A day after Facebook’s founder Mark Zuckerberg testified before a joint hearing of the Commerce and Judiciary Committees on Capitol Hill about the recent data breach of the popular social media platform, a group is calling for a boycott Wednesday.
Called Faceblock, the group calls for “online protest to let Mark Zuckerberg know that he can do better to protect our data,” according to a post on its Twitter page. It also calls for users to not use Instagram or What’s App, two platforms also owned by Facebook.
Whether the boycott will actually work to move change at Facebook remains to be seen. According to Agnieszka McPeak, an associate professor in the University of Toledo College of Law who is an expert in social media and data security, the financial impact on Facebook “may be just a blip on the radar,” but the boycott can still accomplish some goals.
“Facebook’s main source of profit is from advertisers. A boycott will have an impact in terms of ad views, clicks, and other metrics that matter to Facebook’s advertisers,” she said. “More broadly, a boycott can send a message about consumer dissatisfaction and a demand for change. Whether it sends a powerful enough message is tough to say.”
Ms. McPeak said a mass exodus of users would be of a bigger impact, but “a day-long boycott is at least more realistic than the Delete Facebook movement.” She said the #deletefacebook hashtag was recently trending on Twitter.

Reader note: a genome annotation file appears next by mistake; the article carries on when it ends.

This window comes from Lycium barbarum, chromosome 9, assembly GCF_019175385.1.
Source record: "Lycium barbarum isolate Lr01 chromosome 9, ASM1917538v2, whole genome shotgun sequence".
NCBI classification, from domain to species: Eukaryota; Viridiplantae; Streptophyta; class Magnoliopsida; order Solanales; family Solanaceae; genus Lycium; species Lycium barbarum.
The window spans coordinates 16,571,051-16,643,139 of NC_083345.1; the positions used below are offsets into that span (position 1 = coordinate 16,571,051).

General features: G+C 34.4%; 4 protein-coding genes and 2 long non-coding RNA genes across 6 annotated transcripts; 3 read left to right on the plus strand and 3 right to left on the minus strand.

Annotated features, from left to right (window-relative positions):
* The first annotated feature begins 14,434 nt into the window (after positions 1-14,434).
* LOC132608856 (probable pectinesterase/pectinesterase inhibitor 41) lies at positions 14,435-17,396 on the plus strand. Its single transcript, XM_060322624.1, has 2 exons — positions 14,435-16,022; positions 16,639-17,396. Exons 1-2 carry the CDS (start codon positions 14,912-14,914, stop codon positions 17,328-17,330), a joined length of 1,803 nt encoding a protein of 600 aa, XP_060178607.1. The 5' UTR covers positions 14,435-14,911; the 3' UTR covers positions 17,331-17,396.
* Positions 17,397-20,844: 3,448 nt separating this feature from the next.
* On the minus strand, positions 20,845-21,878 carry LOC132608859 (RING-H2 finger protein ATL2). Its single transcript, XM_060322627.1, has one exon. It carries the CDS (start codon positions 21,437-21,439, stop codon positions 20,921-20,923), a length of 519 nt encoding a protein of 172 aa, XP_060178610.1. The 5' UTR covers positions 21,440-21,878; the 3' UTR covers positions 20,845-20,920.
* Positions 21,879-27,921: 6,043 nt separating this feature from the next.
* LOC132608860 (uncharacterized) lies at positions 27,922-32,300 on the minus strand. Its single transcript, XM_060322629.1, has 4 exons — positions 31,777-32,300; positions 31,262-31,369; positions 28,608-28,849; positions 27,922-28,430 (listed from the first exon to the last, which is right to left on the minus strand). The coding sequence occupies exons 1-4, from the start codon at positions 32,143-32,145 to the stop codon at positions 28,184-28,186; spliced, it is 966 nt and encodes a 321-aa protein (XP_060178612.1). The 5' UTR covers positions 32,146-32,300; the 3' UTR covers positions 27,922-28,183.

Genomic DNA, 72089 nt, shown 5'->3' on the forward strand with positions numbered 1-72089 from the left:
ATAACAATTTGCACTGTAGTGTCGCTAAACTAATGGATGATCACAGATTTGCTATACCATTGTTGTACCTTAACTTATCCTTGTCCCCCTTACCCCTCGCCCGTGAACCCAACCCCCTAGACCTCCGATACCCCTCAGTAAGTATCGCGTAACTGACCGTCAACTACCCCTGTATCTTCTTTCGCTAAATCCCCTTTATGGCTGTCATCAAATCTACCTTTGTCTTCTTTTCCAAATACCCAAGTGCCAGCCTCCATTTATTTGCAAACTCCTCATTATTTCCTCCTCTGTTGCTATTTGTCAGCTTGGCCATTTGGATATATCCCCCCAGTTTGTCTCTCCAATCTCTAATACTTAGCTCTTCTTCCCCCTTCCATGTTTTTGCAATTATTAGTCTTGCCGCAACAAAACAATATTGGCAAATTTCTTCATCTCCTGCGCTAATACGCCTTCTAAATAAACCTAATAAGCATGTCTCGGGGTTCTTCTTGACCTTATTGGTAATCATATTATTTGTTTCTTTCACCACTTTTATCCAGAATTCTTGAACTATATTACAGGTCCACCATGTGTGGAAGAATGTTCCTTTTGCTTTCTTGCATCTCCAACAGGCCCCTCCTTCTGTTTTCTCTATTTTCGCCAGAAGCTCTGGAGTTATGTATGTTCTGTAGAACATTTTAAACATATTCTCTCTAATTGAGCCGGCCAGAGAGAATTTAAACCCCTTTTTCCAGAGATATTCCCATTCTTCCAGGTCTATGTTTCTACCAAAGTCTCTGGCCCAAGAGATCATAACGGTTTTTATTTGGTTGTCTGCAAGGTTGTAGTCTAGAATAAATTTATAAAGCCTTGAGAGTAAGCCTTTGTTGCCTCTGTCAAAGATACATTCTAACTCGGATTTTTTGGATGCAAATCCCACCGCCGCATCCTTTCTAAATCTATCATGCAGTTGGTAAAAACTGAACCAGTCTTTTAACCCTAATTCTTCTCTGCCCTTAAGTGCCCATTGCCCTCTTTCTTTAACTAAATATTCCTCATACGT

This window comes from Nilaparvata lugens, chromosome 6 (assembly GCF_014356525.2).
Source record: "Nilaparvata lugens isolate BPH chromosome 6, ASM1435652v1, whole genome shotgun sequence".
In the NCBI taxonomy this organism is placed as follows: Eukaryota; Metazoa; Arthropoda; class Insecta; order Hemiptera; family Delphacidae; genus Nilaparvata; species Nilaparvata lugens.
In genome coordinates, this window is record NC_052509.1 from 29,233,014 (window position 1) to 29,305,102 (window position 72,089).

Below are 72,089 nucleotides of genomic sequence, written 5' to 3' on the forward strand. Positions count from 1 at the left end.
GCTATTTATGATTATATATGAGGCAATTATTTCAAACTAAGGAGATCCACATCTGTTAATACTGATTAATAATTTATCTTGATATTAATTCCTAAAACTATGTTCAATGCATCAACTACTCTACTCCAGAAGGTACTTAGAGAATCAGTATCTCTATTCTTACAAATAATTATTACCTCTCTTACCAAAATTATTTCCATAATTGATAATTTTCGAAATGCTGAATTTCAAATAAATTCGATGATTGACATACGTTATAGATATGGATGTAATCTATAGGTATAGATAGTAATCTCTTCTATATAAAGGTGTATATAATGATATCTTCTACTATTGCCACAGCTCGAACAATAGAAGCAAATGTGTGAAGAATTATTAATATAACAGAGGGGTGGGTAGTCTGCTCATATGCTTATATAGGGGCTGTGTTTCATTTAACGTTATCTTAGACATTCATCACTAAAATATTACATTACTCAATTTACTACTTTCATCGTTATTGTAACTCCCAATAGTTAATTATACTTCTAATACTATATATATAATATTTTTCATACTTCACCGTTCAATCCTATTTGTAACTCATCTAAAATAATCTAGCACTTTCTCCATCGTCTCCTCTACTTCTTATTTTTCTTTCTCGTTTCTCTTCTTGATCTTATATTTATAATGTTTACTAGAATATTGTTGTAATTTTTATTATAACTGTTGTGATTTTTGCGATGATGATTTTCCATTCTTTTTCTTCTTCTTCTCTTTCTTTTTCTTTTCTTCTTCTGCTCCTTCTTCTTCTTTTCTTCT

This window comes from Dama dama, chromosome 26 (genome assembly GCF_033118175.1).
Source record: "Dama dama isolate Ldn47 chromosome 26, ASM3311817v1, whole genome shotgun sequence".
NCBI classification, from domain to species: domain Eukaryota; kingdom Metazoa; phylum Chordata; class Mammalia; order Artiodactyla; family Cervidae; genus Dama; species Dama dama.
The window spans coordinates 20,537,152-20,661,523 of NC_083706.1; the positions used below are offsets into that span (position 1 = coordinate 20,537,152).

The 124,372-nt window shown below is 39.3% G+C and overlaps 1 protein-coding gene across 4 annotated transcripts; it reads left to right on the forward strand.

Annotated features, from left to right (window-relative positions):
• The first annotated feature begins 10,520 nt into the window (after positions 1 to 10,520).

The Faceblock website includes links to pre-made posts for Facebook and Twitter regarding the boycott, along with visual elements to help push the event. While the boycott might not affect Facebook’s bottom line immediately, Ms. McPeak said it can work in two ways: as a business, Facebook will try to respond to consumer demands; and it wants to stay self-regulated.
“Facebook has incentives to respond to user demands because it’s good for business and it helps keep the government from stepping in with potentially burdensome regulations,” Ms. McPeak said. “If consumers express enough outrage over Facebook’s practices, Facebook may react by changing how it does things.”
In addition to the boycott, Ms. McPeak suggests consumers contact the Federal Trade Commission, local regulators, and their government representatives to voice their concerns.
“This could lead to greater regulatory oversight or new laws to protect consumers,” she said. “And sometimes consumer protection groups or others bring class action lawsuits or other legal action to try to enforce privacy rights against companies, which are not always successful. But companies do change their practices once they are exposed to legal or other liability.”
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